I don’t know what I believe about a God. I find it difficult to accept an all-powerful being who is, at the same time, able to dwell in/be the entire universe and, yet, anthropomorphically dabbles in the second-to-second trivia of 5 billion individual human lives on a flyspeck of a planet, when that planet is just one among billions upon billions, in our one insignificant galaxy.
My faith is rooted in the connection we can make when we meet another person, when we hold a child or fully experience a mountain vista.
Yet, I am now part of my temple’s woman’s Torah study group. Not only part of it, but the facilitator for our first session, and our rabbi – Peg Kershenbaum — asked me to write a prayer to start our first meeting. As Rabbi Peg wrote to me, “The traditional prayer begins in the standard way (Blessed are You, Adonai our God, Sovereign of the universe Who sanctified us by commandments and commanded us) and ends ‘to engage with the words/matters of Torah.’ La’asok b’divrei Torah. The word engage is the same word as that used for earning a living or actively plunging into a project or transaction. We roll up our sleeves, flex our muscles and sharpen our intellect and dive into the fray!”
How was I to write a prayer that would be true to who I am, if I don’t really believe in the kind of God that is represented in the Torah? After many hours of conflict and contemplation, this is what I came up with:Read More
I’m often asked about my inspirations and processes in my writing (and my photography). I was recently interviewed by Nancy Christie for her blog One-On-One: Insights into the Writer’s Life. She’s just posted Part I, and will be posting Part II next week.
Part of my answer to Nancy was:
“I don’t remember when I wasn’t a storyteller. When my mother used to read me to sleep, I would continue the stories in my dreams, making up my own endings. All children ask “why?” But it became a driving force that has never let go of me, pushing me to try to understand what perplexes or intrigues me.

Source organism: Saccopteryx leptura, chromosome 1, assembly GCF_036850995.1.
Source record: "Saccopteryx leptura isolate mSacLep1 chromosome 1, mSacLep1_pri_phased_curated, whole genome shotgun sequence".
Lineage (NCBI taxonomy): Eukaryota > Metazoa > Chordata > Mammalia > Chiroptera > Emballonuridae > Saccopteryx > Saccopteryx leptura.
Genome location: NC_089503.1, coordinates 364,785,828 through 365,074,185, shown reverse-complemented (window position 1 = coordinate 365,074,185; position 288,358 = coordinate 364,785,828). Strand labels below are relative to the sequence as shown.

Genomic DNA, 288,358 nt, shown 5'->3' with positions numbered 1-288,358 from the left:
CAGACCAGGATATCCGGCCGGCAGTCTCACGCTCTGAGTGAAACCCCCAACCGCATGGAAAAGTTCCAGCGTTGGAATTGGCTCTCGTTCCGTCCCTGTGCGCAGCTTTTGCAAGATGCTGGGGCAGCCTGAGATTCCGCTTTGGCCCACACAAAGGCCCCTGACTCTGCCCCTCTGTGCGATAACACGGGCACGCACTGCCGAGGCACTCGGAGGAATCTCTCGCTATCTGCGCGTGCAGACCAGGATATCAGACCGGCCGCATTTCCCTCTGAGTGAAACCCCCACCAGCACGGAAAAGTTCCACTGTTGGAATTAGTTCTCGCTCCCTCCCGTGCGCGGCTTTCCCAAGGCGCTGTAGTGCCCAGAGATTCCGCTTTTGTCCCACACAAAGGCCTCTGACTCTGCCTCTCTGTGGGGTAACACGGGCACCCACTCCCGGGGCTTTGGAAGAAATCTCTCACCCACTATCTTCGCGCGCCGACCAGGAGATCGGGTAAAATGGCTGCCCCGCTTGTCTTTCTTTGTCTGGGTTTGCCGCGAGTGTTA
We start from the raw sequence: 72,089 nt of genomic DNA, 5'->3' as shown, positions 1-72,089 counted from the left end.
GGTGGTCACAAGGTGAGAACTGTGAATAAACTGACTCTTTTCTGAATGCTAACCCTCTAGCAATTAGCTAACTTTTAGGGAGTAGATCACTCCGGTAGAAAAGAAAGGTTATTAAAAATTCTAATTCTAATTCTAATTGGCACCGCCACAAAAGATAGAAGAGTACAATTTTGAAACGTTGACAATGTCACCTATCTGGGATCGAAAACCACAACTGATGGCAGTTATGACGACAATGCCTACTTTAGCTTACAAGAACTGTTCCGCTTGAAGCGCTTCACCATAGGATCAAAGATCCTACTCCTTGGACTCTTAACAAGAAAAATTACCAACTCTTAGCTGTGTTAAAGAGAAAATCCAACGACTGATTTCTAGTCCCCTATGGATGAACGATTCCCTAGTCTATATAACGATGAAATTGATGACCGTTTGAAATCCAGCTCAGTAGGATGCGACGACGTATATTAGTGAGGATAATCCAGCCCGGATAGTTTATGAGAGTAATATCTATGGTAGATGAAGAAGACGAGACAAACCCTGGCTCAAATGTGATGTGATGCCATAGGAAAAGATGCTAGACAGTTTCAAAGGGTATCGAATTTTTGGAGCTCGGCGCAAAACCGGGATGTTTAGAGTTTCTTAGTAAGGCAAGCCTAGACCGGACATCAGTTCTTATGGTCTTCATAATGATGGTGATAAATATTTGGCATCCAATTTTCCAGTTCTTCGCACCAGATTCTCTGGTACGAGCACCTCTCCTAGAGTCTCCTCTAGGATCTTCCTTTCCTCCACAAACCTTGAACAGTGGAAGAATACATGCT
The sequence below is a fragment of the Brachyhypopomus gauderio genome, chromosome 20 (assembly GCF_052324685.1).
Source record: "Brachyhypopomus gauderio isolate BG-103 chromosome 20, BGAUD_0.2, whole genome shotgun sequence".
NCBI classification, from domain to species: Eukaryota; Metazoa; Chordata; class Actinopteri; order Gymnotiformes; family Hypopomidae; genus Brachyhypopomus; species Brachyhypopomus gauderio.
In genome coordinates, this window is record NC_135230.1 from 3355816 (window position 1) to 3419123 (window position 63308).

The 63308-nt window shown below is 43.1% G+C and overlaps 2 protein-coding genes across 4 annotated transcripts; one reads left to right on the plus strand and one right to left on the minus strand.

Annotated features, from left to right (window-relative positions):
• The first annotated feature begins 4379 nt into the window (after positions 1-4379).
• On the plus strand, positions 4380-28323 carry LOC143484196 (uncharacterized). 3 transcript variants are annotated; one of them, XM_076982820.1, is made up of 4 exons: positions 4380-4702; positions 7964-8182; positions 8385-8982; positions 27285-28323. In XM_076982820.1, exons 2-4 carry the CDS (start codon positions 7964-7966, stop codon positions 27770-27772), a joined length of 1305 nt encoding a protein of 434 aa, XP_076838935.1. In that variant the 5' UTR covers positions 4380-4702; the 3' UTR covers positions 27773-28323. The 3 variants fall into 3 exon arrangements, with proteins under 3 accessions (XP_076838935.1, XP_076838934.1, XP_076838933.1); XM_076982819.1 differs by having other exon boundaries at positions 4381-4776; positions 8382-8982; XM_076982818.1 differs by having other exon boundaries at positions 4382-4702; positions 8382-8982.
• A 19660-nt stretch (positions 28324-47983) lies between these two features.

“Similarly, I played the ‘what if’ game, starting from a very young age and continuing through to this very morning. What if the sky were green, or I lived in a different time or place, or my best friend suddenly acted as though he hated me?
“Naturally, as I matured, the questions that haunt me have changed, becoming increasingly unanswerable. Why do we hate? Is peace an impossible dream? What is the source of anger, of prejudice? Can we ever truly know each other? I create scenarios and stories to explore these questions, until my mind is filled with other realities and people who demand that I give them voice and form.
“As different narratives lay claim to my imagination, and new characters are born in my mind, the adventure begins yet again. While I may ….”
Mention Memorial Day weekend, and the vast majority of Americans will think of beaches, family trips to the mountains and backyard barbecues. But for a large segment of the population, the Sunday of Memorial Day is nothing less than Race Day! In fact, the Indy 500 draws more fans – hundreds of thousands of them – to the Indianapolis Raceway than to any other sporting event in the United States. It transforms the city and suburbs, with families renting out their homes and others selling camping and/or parking spaces on their lawns. Hotels and charter buses are sold out for months in advance. The traffic begins clogging the surrounding roads in the dark early hours of Race Day.
This past Memorial Day, I was invited to the Indy 500 by Hewlett Packard*. As one of their privileged invited guests, I was transported in style to the track, in one of three large HP buses, which avoided the traffic jam by arranging for a police escort. (Numerous corporate groups and some well-heeled private individuals pay for the police to blaze a trail through the gridlock traffic.) And, for most of the race, Sally viewed it from one of two HP private and well-catered suites.
But I wasn’t at Indy to sit still and just watch the race. My reason for being there was to learn about the tech that has transformed racing. And, since HP was my host, naturally the interviews and behind the scenes Read More
On June 4th, I appeared at the Jewish Book Council annual conference, to speak about my novel Jo Joe to an audience of book club leaders from around the country. (I’ll be uploading a video soon). It was an exciting opportunity, one that I prepared for over several months, writing and rewriting my short speech. Joyce Lit of the Jewish Book Council, who mentored me through the process, was a big help. But I balked when she suggested that I end my talk with “I’ve discovered over the years, that I write with a photographer’s eye and photograph narratively, seeking the details of a moment, the visual impact of a gesture, the humanity that captures our hearts and confounds our minds.”
“Isn’t that a turn-off?” I asked. “Ending my talk with an ‘I’ sentence?” Then, before she could answer, I added, “Is that a very ‘woman’ type question to ask?” She immediately understood the implied question: “Would a man hesitate Read More